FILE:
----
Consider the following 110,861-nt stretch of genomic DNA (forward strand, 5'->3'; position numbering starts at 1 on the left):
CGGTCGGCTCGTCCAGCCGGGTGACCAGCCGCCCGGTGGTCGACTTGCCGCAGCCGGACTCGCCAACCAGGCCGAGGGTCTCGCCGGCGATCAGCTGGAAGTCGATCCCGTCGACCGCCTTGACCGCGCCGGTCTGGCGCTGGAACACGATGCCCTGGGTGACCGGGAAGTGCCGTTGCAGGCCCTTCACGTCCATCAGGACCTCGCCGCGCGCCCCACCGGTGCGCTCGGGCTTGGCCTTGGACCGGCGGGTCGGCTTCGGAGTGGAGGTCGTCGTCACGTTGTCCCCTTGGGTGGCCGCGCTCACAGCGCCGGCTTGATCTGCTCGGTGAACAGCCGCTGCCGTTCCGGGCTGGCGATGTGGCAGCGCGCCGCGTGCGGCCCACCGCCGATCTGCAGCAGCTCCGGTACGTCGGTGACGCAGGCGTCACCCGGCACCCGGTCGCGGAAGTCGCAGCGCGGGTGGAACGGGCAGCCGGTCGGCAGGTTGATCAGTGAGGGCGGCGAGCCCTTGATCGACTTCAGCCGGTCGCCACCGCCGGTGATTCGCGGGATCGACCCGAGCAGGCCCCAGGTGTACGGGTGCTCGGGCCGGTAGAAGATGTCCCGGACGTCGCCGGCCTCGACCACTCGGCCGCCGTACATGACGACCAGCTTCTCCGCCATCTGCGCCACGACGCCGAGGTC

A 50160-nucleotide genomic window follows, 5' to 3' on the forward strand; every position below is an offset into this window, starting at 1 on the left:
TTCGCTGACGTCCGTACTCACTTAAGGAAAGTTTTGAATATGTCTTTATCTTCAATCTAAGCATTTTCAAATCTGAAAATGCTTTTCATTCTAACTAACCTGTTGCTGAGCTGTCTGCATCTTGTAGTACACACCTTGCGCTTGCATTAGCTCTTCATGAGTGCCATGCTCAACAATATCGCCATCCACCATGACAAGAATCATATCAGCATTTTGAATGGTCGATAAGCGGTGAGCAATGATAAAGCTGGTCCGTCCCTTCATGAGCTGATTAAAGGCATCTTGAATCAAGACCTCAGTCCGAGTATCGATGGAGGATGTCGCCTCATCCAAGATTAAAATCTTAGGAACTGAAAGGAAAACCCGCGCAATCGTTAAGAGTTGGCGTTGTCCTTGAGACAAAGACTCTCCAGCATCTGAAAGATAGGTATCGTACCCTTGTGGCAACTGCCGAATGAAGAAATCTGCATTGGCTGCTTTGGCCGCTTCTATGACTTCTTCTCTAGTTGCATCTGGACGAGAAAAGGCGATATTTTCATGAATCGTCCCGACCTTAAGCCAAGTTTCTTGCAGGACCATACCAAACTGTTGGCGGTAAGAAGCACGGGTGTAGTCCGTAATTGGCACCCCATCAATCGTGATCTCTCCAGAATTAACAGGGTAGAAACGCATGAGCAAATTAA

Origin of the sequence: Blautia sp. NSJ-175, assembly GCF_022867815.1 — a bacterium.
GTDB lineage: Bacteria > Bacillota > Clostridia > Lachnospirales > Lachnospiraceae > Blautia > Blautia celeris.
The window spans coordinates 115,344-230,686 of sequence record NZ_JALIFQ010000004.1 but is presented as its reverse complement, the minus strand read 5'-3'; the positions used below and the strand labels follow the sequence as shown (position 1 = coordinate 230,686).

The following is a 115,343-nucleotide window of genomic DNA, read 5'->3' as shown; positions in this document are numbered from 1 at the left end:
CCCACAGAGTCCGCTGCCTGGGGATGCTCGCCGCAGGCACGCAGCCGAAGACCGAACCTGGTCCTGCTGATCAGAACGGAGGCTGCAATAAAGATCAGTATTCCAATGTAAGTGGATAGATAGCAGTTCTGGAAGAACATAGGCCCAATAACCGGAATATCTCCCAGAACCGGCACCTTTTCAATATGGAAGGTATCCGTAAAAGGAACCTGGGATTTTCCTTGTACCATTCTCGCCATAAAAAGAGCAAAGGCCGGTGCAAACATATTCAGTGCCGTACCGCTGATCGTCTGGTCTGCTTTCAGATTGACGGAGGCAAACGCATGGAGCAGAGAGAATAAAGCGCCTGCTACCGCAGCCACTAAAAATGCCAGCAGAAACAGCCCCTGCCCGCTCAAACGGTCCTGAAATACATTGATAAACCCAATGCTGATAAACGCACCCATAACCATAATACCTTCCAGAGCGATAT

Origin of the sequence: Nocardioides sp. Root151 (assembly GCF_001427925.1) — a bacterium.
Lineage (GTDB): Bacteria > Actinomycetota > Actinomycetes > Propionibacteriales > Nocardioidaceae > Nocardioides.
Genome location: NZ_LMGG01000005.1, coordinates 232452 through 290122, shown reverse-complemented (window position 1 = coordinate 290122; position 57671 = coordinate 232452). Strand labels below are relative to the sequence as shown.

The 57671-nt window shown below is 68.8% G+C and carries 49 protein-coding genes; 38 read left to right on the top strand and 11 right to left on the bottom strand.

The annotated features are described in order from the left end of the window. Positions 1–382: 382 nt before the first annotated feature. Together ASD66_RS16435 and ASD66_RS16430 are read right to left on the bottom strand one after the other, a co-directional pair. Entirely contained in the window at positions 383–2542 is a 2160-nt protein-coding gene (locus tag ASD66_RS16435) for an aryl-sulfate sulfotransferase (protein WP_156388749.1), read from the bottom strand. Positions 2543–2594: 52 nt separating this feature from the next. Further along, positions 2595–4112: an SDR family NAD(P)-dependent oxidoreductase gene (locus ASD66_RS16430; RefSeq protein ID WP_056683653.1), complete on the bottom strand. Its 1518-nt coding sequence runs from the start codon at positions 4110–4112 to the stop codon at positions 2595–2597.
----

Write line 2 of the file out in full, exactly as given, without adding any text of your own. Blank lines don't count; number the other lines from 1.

CGGTCGGCTCGTCCAGCCGGGTGACCAGCCGCCCGGTGGTCGACTTGCCGCAGCCGGACTCGCCAACCAGGCCGAGGGTCTCGCCGGCGATCAGCTGGAAGTCGATCCCGTCGACCGCCTTGACCGCGCCGGTCTGGCGCTGGAACACGATGCCCTGGGTGACCGGGAAGTGCCGTTGCAGGCCCTTCACGTCCATCAGGACCTCGCCGCGCGCCCCACCGGTGCGCTCGGGCTTGGCCTTGGACCGGCGGGTCGGCTTCGGAGTGGAGGTCGTCGTCACGTTGTCCCCTTGGGTGGCCGCGCTCACAGCGCCGGCTTGATCTGCTCGGTGAACAGCCGCTGCCGTTCCGGGCTGGCGATGTGGCAGCGCGCCGCGTGCGGCCCACCGCCGATCTGCAGCAGCTCCGGTACGTCGGTGACGCAGGCGTCACCCGGCACCCGGTCGCGGAAGTCGCAGCGCGGGTGGAACGGGCAGCCGGTCGGCAGGTTGATCAGTGAGGGCGGCGAGCCCTTGATCGACTTCAGCCGGTCGCCACCGCCGGTGATTCGCGGGATCGACCCGAGCAGGCCCCAGGTGTACGGGTGCTCGGGCCGGTAGAAGATGTCCCGGACGTCGCCGGCCTCGACCACTCGGCCGCCGTACATGACGACCAGCTTCTCCGCCATCTGCGCCACGACGCCGAGGTC